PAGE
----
June 27, 2002
Jewish film and TV writers tell their stories of making it in Tinseltown.
They told this story at the recent Film and Television Writer's Conference and swore that it was true.
Two young women, posing as survey researchers, stood outside Ralphs grocery store in Hollywood and asked shoppers, as they left, how their script was going. Sixty-five percent reportedly answered either that they were polishing the last scene or were bogged down, and it was unfinished in their desk drawer. Or simply asked: "How did you know I was working on a script?"
In Los Angeles, making it as a Hollywood writer is one version of the American dream -- a highly lucrative one. To a large extent it is a Jewish dream, albeit a subversive one. (More about that later.)
The conference itself, sponsored by the Writers Guild Foundation, was a three-day affair: part pep rally, part occasion for networking. Panels covered everything you wanted to know about the writer's side of the film and television business, and were staffed by the writing stars, current and past, responsible for most of what appears or has appeared on the television or movie screen. They contributed their time and service gratis, swapped stories and shared experiences with more than 1,000 hopefuls who paid $545 to attend.
The word Jewish never cropped up -- this was a professional gathering after all -- but the story one writer told of the rabbi cornering him at his stepmother's funeral, script in hand, beseeching him for an opinion, gives a sense of the conference's flavor.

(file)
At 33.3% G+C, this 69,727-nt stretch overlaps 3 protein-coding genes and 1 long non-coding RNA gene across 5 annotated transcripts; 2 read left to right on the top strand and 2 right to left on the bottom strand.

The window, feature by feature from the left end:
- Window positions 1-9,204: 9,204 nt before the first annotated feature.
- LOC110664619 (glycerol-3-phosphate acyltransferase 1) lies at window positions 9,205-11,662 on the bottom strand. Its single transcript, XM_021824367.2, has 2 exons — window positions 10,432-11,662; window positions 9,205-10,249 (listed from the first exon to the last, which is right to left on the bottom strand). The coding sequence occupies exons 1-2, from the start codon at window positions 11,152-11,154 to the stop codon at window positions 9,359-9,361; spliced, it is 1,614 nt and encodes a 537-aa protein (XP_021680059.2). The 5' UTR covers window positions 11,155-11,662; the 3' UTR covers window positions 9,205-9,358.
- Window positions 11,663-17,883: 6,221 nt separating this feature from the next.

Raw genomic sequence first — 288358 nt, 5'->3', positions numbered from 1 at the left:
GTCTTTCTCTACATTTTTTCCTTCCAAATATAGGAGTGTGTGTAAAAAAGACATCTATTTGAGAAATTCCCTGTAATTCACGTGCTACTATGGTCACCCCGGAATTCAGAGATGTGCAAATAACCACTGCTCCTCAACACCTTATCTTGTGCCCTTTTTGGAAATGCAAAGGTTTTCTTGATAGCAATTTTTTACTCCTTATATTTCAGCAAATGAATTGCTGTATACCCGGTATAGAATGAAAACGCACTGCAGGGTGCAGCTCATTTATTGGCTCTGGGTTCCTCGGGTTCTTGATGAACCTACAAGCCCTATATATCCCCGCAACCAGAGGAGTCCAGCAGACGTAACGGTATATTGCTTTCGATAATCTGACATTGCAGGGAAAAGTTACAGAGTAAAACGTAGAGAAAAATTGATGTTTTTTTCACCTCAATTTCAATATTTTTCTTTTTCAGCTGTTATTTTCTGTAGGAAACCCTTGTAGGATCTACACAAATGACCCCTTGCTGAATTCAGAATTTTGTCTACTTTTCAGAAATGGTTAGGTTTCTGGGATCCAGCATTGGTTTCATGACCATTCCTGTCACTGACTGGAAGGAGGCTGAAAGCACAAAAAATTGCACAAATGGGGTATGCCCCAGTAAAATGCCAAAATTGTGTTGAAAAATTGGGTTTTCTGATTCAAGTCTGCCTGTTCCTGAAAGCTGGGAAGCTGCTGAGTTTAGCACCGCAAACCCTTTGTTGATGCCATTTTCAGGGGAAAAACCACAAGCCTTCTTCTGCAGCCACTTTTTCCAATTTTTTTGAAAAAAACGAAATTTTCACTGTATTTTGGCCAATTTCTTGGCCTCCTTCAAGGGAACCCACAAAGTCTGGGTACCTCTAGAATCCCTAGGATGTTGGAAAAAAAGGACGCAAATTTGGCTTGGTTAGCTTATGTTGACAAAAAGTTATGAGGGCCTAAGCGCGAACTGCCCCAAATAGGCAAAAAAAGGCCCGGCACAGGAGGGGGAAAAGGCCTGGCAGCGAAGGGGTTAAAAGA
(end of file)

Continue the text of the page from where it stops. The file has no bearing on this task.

Of course the Writers Guild keeps no statistics on race or ethnicity, but not all screenwriters are Jewish, explained Dan Petrie Jr., a writer and director, and a former head of the Writers Guild. He had just chaired a session, called "Breaking and Entering," where a panel of six successful writers explained just how difficult it was to break into the industry, but also just how they each had succeeded.
Petrie, a pleasant, sensitive man, estimated that between 30 and 50 percent of the screenwriters were Jewish, a high percentage given that Jews constituted just 2.5 percent of the U.S. population. In any case, he seemed to imply, it was not significant. Ethnicity was not some underground message that worked its way into scripts.
That feeling was echoed by many of the screenwriters. The industry might have its bizarre side, its funny and cruel stories about insensitive suits and young sadistic executives who were barely literate, but it was all highly professional, not Jewish.
I came away from the three days less than convinced.
Ethnicity seemed to be everywhere I turned. There was, first and last, the humor: Self-deprecating, mocking, irreverent; an unjust world taking it out on the poor (Jewish) writer.
The first thing you have to understand, said Bruce Joel Rubin ("Ghost," "Deep Impact"), is that there is no access. "Hollywood is closed to you. There is no door that you can enter, or even slip through. The best a writer can do is try and sneak through the crack under the door."
But even that is fairly hopeless. When Rubin first thought he was on the other side of the door -- a script accepted, a film made -- he discovered nothing had changed. He was still outside the door that didn't exist. The film had bombed, been yanked from distribution, and now he had a minus credit next to his name.